There has been so much more to these past three weeks that what I have begun to write down and hopefully the next ten days before I fly back, will be just as amazing, and just as American.



We’ve had nothing but polled black cattle around here for the better part of 30 years, give or take a few red recessive genes and a brief trial with some Hereford bulls.  That changed the last day of March when 12 red-hided horned bulls arrived from Llano, Texas.

Akaushi (pronounced “ak-a-ooshee”) cattle, also known as Red Wagyu or Japanese Red, were imported to the US from Japan in the early 1990’s.  They produce very high quality beef, similar to that of the more common black wagyu, although some beef snobs would tell you the reds aren’t on par with the blacks.  I suppose Ferrari owners look down on Corvettes also.  Just a quick note here – “wagyu” simply means “Japanese cow”.  Akaushi acutally means “red cow” in Japanese.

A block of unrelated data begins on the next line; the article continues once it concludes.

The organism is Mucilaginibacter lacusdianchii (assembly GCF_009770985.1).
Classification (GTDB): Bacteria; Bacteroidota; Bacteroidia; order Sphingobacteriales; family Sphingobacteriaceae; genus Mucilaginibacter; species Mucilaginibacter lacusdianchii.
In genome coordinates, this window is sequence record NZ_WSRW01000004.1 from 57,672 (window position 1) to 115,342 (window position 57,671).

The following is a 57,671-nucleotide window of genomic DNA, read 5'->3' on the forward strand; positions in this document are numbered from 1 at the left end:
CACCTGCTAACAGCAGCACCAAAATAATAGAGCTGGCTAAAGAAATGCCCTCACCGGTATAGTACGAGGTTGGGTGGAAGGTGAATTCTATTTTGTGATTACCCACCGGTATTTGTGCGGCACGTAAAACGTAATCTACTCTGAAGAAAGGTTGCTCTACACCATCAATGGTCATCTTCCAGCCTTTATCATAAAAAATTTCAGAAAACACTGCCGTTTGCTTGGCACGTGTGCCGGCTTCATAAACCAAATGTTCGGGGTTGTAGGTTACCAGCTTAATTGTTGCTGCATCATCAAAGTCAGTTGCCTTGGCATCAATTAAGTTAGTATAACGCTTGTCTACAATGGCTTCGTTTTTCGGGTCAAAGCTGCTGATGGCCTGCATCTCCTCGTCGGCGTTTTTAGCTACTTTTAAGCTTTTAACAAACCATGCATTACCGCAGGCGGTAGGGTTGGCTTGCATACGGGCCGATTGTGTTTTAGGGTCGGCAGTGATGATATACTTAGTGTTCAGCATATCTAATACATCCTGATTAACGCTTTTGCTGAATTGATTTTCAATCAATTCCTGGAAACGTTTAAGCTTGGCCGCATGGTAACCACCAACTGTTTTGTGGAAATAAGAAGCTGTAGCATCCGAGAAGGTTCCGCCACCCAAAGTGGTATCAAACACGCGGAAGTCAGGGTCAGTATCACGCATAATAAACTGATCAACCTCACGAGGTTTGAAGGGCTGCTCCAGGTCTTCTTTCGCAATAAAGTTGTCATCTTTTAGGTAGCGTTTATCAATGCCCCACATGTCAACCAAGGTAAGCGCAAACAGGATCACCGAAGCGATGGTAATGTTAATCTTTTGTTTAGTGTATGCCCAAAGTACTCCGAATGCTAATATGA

After speaking to a number of people and reading every article I could find about them, I decided they would be a good choice for a terminal cross on our Angus cows.  They should bring $75-100 per head over our straight Angus calves if sold at weaning.  If we were to retain ownership and market them on a grid, it could be double that.

I can get used to the red hide and deal with the horns for that kind of premium.